Auction Will Raise Money for Portland Youth Service Projects | Events

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Auction Will Raise Money for Portland Youth Service Projects
Events, Families, Schools

Hand-painted chairs and other whimsical furniture will be sold at an auction on November 13 to raise money for community service projects planned by students in the Portland Public Schools.  The auction will take place from 4 to 6 p.m. in the Rines Auditorium at the Portland Public Library’s main branch on Congress Street.  Admission is $10 per person and $25 for a family. 

The auction will feature one-of-a-kind pieces made by Painting for a Purpose, a group of women who have combined their love of painting with their interest in supporting education and empowering young people to make a difference.

Additional auction items will be donated by local artists, including David Marshall and a group of artists from the Constellation Gallery, Alex Rheault, Nanette Tanner, Diane Manzi, Portland Superintendent James C. Morse, Sr. and students in art classes at Portland Arts and Technology High School (PATHS), Deering, and Portland High School.  Students in the PATHS fashion marketing program will help market the event.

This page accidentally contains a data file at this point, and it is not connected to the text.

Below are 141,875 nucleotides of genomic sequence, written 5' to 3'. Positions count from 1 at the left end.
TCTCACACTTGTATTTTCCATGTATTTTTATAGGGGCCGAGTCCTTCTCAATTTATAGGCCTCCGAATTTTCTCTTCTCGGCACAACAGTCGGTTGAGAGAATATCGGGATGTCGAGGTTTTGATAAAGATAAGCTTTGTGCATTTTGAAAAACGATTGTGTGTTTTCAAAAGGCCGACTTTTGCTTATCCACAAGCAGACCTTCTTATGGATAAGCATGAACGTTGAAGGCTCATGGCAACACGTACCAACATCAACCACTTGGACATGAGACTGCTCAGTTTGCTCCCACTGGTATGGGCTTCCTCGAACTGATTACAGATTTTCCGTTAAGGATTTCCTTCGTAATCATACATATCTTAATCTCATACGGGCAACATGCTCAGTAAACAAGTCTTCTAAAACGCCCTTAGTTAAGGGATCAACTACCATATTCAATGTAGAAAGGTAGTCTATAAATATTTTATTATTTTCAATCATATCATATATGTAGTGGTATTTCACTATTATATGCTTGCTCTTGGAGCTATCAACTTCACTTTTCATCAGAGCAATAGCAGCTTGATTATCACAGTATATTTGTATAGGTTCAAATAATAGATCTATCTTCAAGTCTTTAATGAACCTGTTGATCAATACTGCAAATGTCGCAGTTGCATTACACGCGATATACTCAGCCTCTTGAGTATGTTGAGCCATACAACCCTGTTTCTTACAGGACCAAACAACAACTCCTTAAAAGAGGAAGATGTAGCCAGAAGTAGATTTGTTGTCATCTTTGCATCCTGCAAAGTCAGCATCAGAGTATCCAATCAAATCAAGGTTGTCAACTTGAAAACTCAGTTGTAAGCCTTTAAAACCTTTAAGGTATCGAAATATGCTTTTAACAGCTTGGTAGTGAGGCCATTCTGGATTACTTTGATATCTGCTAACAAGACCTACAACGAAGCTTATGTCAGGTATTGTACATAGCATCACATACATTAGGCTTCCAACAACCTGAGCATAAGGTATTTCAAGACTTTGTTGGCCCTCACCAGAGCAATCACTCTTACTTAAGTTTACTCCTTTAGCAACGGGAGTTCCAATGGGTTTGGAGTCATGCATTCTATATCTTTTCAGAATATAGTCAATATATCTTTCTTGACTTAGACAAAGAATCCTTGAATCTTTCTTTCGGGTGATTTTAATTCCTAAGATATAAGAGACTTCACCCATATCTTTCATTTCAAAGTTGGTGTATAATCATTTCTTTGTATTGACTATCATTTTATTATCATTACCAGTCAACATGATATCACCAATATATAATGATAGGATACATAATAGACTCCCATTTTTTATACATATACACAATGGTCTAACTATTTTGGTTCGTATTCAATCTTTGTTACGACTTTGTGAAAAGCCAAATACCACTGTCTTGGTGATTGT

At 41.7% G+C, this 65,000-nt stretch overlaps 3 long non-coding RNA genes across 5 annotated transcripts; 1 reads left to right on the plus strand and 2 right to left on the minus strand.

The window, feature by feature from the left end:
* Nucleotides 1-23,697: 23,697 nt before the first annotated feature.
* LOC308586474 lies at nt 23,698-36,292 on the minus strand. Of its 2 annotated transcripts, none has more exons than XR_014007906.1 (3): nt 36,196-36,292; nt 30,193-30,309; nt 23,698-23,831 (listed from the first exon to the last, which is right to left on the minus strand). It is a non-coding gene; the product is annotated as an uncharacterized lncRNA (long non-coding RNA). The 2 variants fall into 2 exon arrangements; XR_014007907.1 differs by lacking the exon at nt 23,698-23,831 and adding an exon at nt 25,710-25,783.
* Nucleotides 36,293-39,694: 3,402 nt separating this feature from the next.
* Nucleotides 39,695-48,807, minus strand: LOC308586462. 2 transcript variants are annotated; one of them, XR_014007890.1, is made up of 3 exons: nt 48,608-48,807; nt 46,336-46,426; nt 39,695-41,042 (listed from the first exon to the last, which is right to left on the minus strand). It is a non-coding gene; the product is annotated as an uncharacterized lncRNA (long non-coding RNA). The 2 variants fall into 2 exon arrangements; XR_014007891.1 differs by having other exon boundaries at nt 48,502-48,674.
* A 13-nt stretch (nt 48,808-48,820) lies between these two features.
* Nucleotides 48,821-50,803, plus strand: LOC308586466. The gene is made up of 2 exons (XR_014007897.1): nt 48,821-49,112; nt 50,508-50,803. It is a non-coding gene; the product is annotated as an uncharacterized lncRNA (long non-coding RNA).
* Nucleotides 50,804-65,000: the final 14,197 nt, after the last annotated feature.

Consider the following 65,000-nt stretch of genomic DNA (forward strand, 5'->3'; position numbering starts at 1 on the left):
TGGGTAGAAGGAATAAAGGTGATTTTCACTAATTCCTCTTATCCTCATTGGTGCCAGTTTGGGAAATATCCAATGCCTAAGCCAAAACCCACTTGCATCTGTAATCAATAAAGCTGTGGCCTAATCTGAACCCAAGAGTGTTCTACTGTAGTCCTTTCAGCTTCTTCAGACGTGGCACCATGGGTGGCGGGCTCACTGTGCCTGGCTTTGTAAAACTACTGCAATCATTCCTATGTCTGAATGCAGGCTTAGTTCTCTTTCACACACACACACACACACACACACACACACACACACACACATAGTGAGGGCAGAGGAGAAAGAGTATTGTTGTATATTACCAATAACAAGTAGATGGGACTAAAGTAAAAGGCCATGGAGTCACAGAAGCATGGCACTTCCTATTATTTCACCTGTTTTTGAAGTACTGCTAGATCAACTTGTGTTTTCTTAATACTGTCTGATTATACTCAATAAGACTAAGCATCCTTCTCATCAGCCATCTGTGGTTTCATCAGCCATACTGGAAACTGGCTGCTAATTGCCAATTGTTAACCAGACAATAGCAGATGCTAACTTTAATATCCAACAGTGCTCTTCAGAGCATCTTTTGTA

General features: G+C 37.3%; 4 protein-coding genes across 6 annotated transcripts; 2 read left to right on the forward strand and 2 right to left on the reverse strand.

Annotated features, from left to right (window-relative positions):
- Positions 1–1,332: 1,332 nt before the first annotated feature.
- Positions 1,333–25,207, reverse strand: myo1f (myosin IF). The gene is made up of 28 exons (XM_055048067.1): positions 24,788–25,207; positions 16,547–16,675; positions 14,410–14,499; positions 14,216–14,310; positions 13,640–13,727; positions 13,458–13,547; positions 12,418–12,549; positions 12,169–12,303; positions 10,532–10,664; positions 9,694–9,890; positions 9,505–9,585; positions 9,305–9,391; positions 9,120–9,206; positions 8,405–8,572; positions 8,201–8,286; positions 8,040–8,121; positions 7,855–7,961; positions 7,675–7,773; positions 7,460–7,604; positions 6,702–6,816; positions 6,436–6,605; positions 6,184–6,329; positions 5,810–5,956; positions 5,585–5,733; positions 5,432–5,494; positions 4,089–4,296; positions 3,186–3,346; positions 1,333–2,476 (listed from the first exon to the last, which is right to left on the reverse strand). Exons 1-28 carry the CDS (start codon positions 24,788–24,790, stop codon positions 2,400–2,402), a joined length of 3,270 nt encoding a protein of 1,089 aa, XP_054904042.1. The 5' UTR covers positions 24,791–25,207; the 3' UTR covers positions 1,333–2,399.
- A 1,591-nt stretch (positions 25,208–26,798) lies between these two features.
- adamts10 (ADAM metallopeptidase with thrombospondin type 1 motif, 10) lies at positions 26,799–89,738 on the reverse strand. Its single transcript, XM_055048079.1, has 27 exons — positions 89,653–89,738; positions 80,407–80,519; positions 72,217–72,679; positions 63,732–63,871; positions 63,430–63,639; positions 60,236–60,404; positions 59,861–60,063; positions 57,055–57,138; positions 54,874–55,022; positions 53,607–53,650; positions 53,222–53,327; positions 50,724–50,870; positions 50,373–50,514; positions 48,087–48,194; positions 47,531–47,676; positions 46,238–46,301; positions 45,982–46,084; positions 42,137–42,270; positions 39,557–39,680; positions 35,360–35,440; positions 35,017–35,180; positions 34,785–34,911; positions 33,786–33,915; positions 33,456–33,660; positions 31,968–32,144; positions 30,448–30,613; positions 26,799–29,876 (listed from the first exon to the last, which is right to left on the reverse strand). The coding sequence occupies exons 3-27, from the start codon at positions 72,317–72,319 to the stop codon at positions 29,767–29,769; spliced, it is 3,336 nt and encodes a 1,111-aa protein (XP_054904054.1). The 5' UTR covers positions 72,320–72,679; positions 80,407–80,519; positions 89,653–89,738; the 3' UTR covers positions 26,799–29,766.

The auction will feature about 50 chairs and other hand-painted wooden items.  Rob Elowitch of Barridoff Gallery will be the auctioneer in the live chair auction and other pieces will be sold in a silent auction.  Refreshments will be served. 

Tickets are available in advance from Jane Ellis by calling 934-3616 or by e-mailing  Tickets also will be sold at the door. 

Proceeds from the auction will fund mini-grants for student projects that will benefit the community.  Students can apply for the first round of grants until November 15.  A team of adults and young people will review the proposals, and awards of up to $500 will be made in December. 

Painting for a Purpose formed in 2009, when a group of educators began gathering weekly at a Falmouth home to paint furniture.  While they enjoyed the camaraderie and community of painting together, they also wanted their painting to serve a greater purpose.  They came up with the idea of selling their work to raise money for youth-led projects, and they received a $2,025 grant from the Maine Community Foundation to support the effort. 

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